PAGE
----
The U.S. Catholic bishops decided to wait until after the 2024 election to revise the document that advises Catholics how to vote.
The U.S. Conference of Catholic Bishops gathered in Baltimore on Wednesday for its annual fall assembly voted to keep "Forming Consciences for Faithful Citizenship" unchanged, Catholic News Agency (CNA) reported.
However, a new introduction and "supplemental inserts" will be added before the next presidential election.
"We will be taking a look at what we have put out in the past, what's still relevant, what needs to be updated" and "will undoubtedly be doing some discerning and what are the things that are on people's minds that are presenting challenges," said Archbishop Paul Coakley of Oklahoma City, Oklahoma.
"Whether it's a world war raging in Ukraine, people's questioning of our democratic system, or whatever it might be, we need to help provide some kind of guidance in any number of issues. We'll try to discern what we can offer to people and help them apply teaching in a way that's meaningful to them."
The teaching document is meant to advise Catholic voters on how to apply church teaching to voting decisions. For example, the guide states that abortion should be a "preeminent" political issue for Catholics, CNA reported.
The document was updated in 2019 to include the following introduction:
"The threat of abortion remains our preeminent priority because it directly attacks life itself, because it takes place within the sanctuary of the family, and because of the number of lives destroyed. At the same time, we cannot dismiss or ignore other serious threats to human life and dignity such as racism, the environmental crisis, poverty, and the death penalty."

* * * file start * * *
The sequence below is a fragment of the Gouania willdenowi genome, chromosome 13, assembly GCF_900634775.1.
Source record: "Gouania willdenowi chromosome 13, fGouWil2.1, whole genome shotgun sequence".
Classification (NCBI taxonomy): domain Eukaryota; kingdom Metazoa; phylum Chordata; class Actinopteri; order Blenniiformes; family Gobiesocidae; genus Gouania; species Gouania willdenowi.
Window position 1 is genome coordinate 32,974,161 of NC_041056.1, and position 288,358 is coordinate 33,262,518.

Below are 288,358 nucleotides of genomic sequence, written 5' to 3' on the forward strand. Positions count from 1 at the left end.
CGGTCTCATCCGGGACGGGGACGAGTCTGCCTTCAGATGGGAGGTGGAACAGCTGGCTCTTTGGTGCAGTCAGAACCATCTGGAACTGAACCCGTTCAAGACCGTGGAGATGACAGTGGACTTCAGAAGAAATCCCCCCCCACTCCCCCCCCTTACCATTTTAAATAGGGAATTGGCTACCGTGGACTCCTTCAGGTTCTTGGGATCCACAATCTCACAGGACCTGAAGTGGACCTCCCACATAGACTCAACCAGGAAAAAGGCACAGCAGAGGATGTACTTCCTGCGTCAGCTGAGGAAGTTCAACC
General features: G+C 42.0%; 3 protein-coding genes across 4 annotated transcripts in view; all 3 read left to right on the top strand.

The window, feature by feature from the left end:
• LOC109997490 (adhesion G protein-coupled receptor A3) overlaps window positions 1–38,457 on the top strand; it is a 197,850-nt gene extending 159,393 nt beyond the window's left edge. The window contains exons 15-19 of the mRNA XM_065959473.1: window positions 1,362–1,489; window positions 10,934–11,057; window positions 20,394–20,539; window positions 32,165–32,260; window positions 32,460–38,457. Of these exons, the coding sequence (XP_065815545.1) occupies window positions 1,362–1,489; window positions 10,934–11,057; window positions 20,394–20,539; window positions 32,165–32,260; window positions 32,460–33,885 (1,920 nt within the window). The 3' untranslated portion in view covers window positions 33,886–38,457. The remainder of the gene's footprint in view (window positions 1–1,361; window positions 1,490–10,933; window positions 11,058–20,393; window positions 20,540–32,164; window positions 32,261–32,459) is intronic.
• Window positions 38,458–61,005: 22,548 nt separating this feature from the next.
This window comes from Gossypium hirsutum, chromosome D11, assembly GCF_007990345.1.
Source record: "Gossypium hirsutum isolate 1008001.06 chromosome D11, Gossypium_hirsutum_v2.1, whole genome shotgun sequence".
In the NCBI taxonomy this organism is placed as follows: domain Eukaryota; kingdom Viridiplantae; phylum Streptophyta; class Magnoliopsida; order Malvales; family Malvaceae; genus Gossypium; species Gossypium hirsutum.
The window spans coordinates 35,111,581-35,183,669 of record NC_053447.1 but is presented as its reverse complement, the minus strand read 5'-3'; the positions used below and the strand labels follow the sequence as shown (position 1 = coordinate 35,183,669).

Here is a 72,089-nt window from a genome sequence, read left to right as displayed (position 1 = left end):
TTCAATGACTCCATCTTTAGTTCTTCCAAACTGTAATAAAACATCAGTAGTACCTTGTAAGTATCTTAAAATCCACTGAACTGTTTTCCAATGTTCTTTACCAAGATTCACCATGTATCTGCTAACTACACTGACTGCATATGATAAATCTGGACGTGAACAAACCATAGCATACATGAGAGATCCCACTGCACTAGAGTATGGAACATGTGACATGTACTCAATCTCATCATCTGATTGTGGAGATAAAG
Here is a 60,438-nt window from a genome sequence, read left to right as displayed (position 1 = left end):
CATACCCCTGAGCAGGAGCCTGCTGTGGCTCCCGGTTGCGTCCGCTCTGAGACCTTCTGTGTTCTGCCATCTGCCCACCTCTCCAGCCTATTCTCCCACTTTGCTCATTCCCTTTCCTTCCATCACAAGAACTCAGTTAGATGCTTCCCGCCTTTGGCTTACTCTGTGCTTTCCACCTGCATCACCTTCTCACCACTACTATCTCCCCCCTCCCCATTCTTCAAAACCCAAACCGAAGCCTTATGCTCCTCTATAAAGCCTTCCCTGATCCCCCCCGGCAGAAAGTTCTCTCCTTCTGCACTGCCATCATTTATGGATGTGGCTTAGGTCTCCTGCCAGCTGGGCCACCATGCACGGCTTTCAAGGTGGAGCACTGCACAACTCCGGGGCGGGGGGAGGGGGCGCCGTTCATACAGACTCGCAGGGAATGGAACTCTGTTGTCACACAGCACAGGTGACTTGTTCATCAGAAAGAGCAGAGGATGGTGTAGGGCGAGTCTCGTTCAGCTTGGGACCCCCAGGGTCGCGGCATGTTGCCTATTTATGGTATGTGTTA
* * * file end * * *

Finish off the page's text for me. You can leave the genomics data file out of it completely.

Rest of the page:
Before Wednesday's vote, several bishops raised objections to delaying revisions.
"I think the time [to revise the document] is now," said Bishop John Stowe, O.F.M. (Franciscans), of Lexington, Kentucky, CNA reported.
Stowe said revisions were needed before the next presidential election to take account the division and polarization in the country.
Cardinal Robert McElroy, of San Diego, agreed, saying that people are "uneasy" and looking for guidance on how to govern themselves "in a way that divisions and bigotry are not the hallmarks" of our political system.
Bishop Daniel DiNardo, from Galveston-Houston, Texas, joined bishops who were in favor of delaying revisions to the document.
"It can't be today's news. It is supposed to be a teaching document," said DiNardo, noting it took several years to write the original document and that the guidance does not necessarily need to reflect recent political events.
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